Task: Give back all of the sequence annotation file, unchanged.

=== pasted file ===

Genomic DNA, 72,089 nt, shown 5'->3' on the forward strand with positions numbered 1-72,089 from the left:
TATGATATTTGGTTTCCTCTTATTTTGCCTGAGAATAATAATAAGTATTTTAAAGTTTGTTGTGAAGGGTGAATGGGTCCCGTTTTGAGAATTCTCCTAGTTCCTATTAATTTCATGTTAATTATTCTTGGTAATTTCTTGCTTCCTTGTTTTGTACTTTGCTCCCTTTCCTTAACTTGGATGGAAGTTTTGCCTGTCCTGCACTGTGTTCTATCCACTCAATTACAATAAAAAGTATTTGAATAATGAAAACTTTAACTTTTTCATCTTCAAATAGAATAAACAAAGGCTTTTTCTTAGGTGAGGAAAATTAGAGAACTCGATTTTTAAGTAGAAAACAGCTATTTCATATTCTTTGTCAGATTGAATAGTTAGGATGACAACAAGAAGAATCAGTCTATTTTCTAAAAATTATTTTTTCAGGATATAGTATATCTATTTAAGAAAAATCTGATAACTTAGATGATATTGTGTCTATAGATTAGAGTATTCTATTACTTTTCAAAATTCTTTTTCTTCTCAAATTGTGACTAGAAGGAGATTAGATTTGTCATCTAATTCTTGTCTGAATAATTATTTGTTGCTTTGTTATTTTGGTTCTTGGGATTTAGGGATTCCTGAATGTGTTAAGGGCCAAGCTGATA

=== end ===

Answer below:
Genomic DNA, 72,089 nt, shown 5'->3' on the forward strand with positions numbered 1-72,089 from the left:
TATGATATTTGGTTTCCTCTTATTTTGCCTGAGAATAATAATAAGTATTTTAAAGTTTGTTGTGAAGGGTGAATGGGTCCCGTTTTGAGAATTCTCCTAGTTCCTATTAATTTCATGTTAATTATTCTTGGTAATTTCTTGCTTCCTTGTTTTGTACTTTGCTCCCTTTCCTTAACTTGGATGGAAGTTTTGCCTGTCCTGCACTGTGTTCTATCCACTCAATTACAATAAAAAGTATTTGAATAATGAAAACTTTAACTTTTTCATCTTCAAATAGAATAAACAAAGGCTTTTTCTTAGGTGAGGAAAATTAGAGAACTCGATTTTTAAGTAGAAAACAGCTATTTCATATTCTTTGTCAGATTGAATAGTTAGGATGACAACAAGAAGAATCAGTCTATTTTCTAAAAATTATTTTTTCAGGATATAGTATATCTATTTAAGAAAAATCTGATAACTTAGATGATATTGTGTCTATAGATTAGAGTATTCTATTACTTTTCAAAATTCTTTTTCTTCTCAAATTGTGACTAGAAGGAGATTAGATTTGTCATCTAATTCTTGTCTGAATAATTATTTGTTGCTTTGTTATTTTGGTTCTTGGGATTTAGGGATTCCTGAATGTGTTAAGGGCCAAGCTGATA